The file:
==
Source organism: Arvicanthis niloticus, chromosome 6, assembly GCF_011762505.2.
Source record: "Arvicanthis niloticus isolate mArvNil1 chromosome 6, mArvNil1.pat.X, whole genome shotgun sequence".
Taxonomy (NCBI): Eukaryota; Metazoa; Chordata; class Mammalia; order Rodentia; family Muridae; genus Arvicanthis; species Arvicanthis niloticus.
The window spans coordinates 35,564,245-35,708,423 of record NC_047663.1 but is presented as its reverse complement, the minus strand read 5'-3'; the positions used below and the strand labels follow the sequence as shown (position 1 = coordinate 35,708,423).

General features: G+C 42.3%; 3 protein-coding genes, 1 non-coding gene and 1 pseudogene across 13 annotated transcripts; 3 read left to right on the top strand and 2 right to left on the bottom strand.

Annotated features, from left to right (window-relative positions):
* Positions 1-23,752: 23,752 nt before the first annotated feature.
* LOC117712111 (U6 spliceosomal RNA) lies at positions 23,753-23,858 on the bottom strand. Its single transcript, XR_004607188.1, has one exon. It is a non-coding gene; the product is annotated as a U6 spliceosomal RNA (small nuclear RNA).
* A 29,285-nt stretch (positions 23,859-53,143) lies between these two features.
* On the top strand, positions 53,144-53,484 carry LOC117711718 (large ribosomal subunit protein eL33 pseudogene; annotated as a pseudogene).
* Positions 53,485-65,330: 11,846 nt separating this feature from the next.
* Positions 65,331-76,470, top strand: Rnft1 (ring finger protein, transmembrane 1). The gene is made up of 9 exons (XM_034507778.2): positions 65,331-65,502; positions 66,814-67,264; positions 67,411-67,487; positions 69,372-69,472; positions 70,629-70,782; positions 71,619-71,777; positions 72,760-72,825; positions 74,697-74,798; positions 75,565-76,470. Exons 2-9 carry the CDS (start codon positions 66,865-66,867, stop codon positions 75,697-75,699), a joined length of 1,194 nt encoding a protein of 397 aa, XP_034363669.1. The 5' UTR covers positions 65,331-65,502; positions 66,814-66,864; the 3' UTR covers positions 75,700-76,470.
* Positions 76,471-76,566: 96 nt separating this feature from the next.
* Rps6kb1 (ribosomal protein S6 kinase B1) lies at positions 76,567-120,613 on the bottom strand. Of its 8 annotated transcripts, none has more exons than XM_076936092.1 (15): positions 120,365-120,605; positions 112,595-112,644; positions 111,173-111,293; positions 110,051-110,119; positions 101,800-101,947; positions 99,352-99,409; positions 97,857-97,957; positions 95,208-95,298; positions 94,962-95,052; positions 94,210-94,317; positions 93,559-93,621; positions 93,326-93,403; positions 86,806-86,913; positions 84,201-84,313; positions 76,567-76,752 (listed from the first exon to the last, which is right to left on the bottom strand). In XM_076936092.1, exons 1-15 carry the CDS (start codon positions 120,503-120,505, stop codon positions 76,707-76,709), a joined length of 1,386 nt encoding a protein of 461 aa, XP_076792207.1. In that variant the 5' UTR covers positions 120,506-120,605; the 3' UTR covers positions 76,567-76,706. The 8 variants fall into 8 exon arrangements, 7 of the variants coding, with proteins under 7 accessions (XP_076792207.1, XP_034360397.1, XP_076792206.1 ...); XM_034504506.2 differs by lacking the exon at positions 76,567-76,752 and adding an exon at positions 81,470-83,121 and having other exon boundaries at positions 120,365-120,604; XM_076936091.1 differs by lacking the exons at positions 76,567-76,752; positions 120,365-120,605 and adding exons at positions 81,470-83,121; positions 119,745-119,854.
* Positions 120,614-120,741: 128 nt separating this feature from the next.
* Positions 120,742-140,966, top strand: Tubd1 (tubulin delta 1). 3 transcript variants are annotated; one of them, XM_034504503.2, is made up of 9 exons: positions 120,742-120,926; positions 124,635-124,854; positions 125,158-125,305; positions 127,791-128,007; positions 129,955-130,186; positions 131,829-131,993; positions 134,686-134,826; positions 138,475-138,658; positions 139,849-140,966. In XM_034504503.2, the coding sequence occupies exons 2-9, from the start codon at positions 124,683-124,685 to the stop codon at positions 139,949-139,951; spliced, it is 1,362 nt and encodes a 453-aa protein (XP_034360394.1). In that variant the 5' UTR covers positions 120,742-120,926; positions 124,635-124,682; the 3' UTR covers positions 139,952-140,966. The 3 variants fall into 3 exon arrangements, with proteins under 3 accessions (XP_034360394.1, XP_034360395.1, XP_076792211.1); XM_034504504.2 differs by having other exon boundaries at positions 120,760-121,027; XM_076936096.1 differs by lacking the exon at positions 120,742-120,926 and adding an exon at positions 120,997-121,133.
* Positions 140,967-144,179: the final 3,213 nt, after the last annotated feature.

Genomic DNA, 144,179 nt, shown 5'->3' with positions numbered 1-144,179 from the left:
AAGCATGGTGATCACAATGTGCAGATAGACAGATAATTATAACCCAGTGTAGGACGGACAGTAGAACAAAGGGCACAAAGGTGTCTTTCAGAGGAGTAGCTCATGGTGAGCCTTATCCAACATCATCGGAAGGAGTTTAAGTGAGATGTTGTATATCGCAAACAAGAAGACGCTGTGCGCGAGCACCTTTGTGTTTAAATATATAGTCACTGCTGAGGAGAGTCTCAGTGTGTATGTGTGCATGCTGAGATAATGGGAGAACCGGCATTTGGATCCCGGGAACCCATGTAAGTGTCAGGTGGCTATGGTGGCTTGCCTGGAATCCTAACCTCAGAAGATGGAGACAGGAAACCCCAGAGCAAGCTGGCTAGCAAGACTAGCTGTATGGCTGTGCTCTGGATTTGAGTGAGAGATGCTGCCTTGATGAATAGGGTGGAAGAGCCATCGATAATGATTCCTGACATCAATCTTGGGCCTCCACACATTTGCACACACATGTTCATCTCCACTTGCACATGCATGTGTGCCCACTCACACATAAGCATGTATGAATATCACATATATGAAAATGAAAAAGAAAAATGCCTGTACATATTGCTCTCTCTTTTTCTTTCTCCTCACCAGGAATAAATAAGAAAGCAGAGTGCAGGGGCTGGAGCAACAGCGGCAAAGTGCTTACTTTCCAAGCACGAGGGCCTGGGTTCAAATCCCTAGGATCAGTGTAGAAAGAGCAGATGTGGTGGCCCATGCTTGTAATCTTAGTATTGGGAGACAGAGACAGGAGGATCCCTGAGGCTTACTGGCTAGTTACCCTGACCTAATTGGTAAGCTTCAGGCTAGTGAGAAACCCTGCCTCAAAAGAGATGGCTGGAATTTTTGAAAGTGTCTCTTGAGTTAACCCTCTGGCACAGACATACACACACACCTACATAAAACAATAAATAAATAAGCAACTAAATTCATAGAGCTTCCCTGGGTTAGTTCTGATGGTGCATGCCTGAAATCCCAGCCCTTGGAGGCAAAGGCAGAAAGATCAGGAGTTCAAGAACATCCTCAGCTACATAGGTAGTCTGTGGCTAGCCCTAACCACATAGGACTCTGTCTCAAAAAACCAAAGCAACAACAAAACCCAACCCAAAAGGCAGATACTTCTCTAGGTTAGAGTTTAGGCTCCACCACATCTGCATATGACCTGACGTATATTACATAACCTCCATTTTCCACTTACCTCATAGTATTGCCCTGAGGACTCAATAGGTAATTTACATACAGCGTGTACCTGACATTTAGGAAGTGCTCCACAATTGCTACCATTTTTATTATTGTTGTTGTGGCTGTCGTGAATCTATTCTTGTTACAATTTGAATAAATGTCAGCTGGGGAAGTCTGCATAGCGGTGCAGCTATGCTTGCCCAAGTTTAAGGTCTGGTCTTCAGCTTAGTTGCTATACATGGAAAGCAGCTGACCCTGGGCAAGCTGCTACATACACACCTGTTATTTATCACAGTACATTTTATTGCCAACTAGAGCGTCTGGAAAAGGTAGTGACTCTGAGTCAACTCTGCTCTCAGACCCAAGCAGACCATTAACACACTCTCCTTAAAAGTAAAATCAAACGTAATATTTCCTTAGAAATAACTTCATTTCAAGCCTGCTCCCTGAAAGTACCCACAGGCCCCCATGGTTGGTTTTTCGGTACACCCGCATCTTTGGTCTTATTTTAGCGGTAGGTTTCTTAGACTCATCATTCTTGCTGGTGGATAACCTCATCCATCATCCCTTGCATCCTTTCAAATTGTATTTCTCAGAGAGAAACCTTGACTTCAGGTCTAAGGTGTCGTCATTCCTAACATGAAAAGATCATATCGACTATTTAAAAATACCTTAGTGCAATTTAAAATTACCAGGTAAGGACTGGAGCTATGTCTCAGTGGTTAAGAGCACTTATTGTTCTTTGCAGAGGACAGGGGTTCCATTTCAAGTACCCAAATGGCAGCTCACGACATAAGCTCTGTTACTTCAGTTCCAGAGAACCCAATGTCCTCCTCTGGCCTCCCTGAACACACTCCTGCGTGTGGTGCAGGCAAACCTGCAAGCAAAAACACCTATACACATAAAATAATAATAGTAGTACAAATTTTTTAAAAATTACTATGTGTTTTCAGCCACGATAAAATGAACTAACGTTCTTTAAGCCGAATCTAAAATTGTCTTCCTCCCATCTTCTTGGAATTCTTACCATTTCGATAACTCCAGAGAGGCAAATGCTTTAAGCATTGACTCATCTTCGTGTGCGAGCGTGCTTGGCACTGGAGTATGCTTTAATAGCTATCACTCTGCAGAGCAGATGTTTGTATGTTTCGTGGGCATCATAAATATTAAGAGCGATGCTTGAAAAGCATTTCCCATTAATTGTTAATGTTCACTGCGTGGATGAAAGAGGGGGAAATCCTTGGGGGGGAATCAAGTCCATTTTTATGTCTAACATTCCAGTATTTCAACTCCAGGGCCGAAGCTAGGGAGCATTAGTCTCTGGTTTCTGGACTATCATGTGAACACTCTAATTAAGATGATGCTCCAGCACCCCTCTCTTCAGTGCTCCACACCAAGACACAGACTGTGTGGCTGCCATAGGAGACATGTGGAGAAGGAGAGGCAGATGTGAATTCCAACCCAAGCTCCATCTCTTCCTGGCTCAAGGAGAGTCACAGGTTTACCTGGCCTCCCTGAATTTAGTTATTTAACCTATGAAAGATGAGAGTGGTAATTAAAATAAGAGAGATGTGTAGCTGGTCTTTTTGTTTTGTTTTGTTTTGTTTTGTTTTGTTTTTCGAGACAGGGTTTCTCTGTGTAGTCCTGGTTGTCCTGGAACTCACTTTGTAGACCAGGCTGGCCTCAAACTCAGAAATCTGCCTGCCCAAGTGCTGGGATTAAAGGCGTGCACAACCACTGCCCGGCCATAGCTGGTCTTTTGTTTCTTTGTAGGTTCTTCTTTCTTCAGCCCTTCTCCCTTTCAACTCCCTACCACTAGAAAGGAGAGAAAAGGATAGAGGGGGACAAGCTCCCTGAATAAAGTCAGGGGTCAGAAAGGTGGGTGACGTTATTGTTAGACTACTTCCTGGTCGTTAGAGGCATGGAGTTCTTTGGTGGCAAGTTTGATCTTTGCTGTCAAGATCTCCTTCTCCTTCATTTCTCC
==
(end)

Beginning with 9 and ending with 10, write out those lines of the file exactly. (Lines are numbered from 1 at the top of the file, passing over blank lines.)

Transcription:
* A 29,285-nt stretch (positions 23,859-53,143) lies between these two features.
* On the top strand, positions 53,144-53,484 carry LOC117711718 (large ribosomal subunit protein eL33 pseudogene; annotated as a pseudogene).